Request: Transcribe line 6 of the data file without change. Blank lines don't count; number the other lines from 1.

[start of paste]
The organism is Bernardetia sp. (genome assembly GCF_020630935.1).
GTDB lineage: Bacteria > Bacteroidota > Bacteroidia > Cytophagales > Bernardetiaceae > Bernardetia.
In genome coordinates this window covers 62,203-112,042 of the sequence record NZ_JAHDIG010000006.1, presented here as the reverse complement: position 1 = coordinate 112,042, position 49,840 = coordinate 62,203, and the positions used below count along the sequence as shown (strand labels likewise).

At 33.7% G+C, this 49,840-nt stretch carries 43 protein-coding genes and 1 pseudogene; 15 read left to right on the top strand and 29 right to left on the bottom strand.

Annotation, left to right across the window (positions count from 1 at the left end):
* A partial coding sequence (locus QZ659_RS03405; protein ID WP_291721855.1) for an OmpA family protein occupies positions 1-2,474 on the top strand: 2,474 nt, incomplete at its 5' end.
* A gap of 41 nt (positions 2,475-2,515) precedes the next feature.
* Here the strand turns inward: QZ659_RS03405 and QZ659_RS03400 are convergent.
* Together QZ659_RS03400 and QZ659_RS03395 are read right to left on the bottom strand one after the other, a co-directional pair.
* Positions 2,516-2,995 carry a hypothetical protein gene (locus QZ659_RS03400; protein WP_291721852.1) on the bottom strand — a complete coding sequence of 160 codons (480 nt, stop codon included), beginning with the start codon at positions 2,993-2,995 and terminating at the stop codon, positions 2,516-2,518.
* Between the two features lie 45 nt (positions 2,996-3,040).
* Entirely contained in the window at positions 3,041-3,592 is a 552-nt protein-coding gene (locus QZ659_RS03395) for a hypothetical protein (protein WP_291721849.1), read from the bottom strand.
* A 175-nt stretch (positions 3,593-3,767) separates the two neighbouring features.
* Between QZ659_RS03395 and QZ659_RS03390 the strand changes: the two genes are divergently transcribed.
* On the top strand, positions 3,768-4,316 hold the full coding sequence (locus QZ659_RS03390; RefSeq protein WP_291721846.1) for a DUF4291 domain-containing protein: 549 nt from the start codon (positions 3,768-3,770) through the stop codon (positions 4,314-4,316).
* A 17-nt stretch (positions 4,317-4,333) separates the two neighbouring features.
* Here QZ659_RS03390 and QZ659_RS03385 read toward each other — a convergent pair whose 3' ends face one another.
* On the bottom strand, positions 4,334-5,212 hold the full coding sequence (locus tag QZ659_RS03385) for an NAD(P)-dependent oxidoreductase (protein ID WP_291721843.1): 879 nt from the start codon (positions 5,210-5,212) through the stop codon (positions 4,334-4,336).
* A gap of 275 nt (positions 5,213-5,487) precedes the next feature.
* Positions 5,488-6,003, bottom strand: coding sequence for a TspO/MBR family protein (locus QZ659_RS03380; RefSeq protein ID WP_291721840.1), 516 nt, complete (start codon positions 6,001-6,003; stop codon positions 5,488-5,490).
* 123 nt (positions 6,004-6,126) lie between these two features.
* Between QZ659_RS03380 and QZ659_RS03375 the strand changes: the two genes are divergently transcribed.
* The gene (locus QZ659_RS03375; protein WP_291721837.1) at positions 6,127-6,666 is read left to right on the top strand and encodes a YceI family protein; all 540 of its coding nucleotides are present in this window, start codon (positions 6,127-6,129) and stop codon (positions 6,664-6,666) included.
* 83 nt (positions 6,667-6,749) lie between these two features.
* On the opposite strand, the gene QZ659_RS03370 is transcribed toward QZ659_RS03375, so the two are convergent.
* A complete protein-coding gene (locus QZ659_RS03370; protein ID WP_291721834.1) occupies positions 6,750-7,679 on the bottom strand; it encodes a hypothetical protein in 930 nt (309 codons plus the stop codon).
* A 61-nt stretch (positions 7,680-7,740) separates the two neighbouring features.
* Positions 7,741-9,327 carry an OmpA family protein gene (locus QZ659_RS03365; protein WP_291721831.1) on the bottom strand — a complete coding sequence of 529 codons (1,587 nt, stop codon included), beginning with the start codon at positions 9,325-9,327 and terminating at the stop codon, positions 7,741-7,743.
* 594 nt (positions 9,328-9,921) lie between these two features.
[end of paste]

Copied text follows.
* A partial coding sequence (locus QZ659_RS03405; protein ID WP_291721855.1) for an OmpA family protein occupies positions 1-2,474 on the top strand: 2,474 nt, incomplete at its 5' end.